When we are talking billions of dollars, it can be hard to wrap one’s head around it. So, I am going to use two institutions: Brandeis University (private non profit) and Bridgewater State University (public university) as examples. They also happen to be my almae matres.
Let’s take a look at the numbers of each institution. Note, I could only find information for certain years, so these numbers do not reflect the 2018-2019 fiscal budgets.
As the data indicates, the two institutions are in line with the national data with regard to salary expenditures.
Now, what’s a major focus of any administrator? Keeping expenditures down while not sacrificing the program’s quality. What are ways that this can be done? One is by looking at the value of the faculty’s time.
In a previous article of mine [insert link to article], which focused on the value of time through faculties' eyes, I wrote how the average higher ed educator spends 7 hours a week on grading alone. I also discussed discoveries that helped me work more efficiently (and healthily). When I was a principal and as Director of Student Support, I would both model and coach faculty on these discoveries. Yet I couldn’t dictate that they had to sleep more efficiently or go to the gym.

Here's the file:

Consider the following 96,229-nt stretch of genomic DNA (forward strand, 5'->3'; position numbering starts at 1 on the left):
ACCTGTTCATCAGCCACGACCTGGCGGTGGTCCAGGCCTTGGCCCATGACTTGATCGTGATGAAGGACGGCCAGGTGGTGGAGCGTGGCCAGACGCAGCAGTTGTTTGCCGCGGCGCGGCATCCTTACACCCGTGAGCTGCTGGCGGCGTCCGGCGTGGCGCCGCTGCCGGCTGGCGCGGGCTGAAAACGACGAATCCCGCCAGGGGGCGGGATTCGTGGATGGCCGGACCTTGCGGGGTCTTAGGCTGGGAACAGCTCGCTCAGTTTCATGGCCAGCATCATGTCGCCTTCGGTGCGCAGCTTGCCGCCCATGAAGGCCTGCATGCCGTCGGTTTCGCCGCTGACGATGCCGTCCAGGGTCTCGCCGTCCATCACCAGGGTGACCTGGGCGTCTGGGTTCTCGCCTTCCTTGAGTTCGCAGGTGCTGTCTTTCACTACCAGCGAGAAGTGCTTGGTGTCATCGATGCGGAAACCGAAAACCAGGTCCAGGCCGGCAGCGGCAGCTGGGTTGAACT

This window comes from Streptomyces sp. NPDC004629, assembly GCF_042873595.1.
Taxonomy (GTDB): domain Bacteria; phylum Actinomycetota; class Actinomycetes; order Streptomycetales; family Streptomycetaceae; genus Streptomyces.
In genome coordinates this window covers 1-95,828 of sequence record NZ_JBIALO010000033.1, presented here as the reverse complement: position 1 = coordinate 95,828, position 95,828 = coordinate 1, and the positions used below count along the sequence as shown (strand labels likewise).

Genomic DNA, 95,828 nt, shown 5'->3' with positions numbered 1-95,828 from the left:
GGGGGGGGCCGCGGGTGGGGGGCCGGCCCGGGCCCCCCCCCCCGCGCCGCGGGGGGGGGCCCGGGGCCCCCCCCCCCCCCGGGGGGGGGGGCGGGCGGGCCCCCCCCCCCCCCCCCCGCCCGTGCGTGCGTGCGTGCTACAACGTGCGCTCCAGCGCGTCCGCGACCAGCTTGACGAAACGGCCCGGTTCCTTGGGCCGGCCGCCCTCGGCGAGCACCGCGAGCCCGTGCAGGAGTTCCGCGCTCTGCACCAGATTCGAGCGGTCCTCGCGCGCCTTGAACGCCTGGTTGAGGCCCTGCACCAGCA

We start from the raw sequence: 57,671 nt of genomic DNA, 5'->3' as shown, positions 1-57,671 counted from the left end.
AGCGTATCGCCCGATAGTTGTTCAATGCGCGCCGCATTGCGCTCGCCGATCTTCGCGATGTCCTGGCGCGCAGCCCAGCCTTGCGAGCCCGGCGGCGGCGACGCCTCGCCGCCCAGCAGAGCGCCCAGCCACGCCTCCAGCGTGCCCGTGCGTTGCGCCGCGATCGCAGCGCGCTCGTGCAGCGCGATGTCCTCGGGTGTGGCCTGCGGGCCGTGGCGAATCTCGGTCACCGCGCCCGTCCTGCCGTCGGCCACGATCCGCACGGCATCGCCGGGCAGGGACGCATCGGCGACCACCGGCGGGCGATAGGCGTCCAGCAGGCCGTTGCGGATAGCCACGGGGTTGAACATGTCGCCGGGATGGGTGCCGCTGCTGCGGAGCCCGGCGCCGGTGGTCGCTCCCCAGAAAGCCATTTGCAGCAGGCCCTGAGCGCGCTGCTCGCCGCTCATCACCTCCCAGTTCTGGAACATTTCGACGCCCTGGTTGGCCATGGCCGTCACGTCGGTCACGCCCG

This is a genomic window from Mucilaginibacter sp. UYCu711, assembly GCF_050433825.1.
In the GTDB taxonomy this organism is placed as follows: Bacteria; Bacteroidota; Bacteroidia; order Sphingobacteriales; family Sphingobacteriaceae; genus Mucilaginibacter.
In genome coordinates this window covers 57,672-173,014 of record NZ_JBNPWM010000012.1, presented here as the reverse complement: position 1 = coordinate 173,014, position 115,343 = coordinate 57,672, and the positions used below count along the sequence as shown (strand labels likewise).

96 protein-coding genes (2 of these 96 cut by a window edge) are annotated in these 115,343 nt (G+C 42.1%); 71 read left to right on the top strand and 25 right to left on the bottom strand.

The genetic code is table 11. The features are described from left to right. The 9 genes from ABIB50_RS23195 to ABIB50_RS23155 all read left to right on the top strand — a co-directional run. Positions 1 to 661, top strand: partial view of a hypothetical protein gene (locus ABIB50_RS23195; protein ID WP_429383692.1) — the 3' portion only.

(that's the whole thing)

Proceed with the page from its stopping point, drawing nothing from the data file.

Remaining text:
I had to find ways to make their jobs easier and more efficient. From a leadership frame, it helps to build morale, build confidence, and empowerment.
From a financial frame, having the faculty work more efficiently allows them to focus on other areas that can benefit the institution. In higher ed, those foci are: research, grant writing, speaking engagements, etc. All those areas have direct and indirect financial benefits: e.g., receiving grant money offsets operational costs to continue the research; published works and speaking engagements provide public relations and increased awareness.